Best-selling author Martin Yate, a career coach and former HR professional, takes your questions each week about how to further your career in HR. Contact him at the e-mail address at the end of this column.
I am frustrated with my company's current HR ways. I work for a government contracting company as an HR manager. I have done basic HR work, and I have a master's degree in HR management. In some ways the company is building its HR team from scratch with me leading the way. I am the whole HR department, as well.
How do I establish an effective and well-rounded HR department in a company that has been in business for a while? Some employees who have been working for the company for years are set in their ways.
This sounds as if company management recognized the need for an efficiently operating HR function, and hired an HR manager to make this happen and, having done so, expect a smoothly functioning HR department to result.
You know it isn't that simple and, at the same time, you aren't sure what's expected or where to begin. You have essentially asked two questions:
- How do I establish such a department?
- How do I get eveyone to buy into new ways?
Where Do I Start?
Begin with a review of what HR procedures currently exist, how they are relevant and if they are effective. Analyze what is being done successfully and pay special attention to what is not.
You can then identify what problems the company will face if it doesn't address the procedures that aren't working. Wherever you can, try to quantify the impact on the corporation of not doing things properly.
Once you have thought this through and written out your analysis and suggestions, seek input from members of your local SHRM chapter or the SHRM groups on LinkedIn and Facebook. Your professional colleagues will almost certainly offer insights that will improve your suggestions.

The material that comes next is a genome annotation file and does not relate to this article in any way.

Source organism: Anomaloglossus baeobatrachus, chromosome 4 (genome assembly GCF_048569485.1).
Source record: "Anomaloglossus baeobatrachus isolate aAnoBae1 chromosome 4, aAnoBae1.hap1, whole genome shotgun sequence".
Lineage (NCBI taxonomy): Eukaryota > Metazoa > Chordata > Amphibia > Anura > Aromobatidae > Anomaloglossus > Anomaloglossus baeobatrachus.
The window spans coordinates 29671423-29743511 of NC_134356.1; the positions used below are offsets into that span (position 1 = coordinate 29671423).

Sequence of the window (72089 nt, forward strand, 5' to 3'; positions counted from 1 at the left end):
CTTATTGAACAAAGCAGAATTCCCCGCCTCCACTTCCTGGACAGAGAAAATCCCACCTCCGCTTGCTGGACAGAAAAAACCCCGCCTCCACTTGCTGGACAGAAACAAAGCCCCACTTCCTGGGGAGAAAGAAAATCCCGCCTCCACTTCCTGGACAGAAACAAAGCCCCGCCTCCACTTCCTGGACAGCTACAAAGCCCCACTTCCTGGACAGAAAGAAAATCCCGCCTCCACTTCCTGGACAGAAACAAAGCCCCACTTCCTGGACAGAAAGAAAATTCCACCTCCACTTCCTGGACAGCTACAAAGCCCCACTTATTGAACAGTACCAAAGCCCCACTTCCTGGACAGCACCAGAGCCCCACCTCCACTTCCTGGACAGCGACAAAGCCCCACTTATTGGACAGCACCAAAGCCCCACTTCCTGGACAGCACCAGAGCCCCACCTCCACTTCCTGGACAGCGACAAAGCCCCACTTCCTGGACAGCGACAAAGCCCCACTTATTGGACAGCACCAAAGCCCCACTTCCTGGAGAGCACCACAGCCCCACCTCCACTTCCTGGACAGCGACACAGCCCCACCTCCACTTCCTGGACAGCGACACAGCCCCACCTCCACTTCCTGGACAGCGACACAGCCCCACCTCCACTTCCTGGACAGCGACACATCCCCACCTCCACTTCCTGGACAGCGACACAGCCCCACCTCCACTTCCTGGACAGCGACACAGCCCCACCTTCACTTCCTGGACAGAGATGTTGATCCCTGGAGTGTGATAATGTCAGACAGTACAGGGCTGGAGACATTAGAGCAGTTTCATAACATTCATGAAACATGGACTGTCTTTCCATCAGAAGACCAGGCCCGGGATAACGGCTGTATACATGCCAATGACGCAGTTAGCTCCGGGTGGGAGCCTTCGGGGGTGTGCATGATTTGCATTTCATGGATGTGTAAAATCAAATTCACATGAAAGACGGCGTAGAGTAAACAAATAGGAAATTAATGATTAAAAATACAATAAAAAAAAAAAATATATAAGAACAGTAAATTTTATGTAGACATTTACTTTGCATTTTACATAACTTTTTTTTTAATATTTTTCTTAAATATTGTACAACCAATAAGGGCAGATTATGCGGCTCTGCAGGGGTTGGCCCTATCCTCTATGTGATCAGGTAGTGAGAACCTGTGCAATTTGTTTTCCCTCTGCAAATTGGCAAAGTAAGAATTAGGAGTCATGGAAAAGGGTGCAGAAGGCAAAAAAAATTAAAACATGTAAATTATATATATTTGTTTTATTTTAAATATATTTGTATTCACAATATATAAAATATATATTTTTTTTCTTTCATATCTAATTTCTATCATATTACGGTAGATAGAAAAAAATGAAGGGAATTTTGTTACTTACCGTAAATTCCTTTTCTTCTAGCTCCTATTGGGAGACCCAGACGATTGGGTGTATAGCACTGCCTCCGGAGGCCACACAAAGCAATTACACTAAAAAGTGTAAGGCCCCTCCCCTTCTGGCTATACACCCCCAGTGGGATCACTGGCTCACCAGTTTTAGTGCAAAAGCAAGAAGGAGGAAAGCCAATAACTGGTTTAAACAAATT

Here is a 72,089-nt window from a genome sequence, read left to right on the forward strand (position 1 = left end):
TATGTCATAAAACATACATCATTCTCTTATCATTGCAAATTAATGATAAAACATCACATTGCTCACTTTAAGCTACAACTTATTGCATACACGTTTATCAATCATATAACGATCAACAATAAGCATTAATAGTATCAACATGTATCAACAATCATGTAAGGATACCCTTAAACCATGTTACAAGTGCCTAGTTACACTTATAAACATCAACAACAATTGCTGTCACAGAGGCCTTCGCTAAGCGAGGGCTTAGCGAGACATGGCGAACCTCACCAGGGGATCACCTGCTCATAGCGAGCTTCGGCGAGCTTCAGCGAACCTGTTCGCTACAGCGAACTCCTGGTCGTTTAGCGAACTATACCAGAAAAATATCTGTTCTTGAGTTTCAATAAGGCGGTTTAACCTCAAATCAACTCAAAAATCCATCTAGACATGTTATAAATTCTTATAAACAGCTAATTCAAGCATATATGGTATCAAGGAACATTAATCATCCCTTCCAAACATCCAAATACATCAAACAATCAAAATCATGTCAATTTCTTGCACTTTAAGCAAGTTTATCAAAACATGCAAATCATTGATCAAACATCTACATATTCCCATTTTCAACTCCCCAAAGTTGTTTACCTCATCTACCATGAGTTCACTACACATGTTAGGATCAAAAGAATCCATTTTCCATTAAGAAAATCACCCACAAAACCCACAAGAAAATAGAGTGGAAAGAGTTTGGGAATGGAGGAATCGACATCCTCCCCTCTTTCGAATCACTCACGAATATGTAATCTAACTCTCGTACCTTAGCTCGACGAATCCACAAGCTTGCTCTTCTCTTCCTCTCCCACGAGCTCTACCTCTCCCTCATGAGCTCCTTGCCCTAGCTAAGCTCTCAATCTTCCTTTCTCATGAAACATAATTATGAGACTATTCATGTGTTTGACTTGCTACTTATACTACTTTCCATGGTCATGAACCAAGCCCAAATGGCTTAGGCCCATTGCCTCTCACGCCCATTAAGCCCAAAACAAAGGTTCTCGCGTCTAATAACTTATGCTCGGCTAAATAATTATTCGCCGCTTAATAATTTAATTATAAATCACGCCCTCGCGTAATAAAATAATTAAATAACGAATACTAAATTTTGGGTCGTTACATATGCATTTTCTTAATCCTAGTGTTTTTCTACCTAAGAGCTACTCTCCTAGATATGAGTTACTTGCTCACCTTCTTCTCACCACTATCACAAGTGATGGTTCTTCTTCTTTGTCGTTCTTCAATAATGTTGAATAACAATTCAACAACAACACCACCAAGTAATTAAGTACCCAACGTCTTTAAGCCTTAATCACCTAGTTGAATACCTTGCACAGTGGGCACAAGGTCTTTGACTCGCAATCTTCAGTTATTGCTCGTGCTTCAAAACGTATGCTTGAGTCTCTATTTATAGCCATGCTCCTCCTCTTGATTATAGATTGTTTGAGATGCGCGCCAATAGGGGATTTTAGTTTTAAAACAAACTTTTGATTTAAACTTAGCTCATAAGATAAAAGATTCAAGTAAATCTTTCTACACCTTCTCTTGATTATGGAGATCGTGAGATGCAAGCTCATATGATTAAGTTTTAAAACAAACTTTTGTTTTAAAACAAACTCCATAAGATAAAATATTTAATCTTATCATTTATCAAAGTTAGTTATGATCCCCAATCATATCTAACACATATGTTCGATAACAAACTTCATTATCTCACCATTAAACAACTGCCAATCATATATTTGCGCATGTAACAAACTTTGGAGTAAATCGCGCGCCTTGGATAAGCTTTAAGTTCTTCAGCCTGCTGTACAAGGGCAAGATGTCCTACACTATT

Prioritize the major issues in a concise written document that identifies the areas that need to be addressed first to establish an HR function based on firm foundations. Identify the potential liabilities if these issues are not addressed. Edit and revise wherever you can; no need for specific examples of what not to do from the past, just list the HR issues that are important to the heath of the organization now and in the future.
Meet with your management team to discuss the immediate changes that need to be implemented. Make your presentation and ask for approval and support to get these necessary building blocks into place.
If you don't get commitment on all issues, focus on the most critical two or three. Make progress on these priorities, and reintroduce the additional initiatives later.
Next, look at the company's plans. Anticipate the HR needs that will be necessary for the department to support company growth and stability while protecting it from negative publicity or costly legal issues and supporting the needs of employees as much as possible.
Old Dogs, New Tricks
Management wants a smoothly running HR operation and you need senior management to buy into the actions that will deliver it. But, you cannot expect them to understand the details of what needs to be done to achieve that goal: that's what you were hired to deliver.
Once you have consensus on the order of issues to be dealt with, and these initiatives begin to be implemented, managers may start pushing back. But once you have senior leadership's support of the new programs , noncompliance with corporate mandates become much easier to deal with because you will have made some powerful allies with your progress.
Have a question for Martin about advancing or managing your career? From big issues to small, please feel free to e-mail your queries to YourCareerQA@shrm.org. We'll only publish your first name and city, unless you prefer to remain anonymous—just let us know.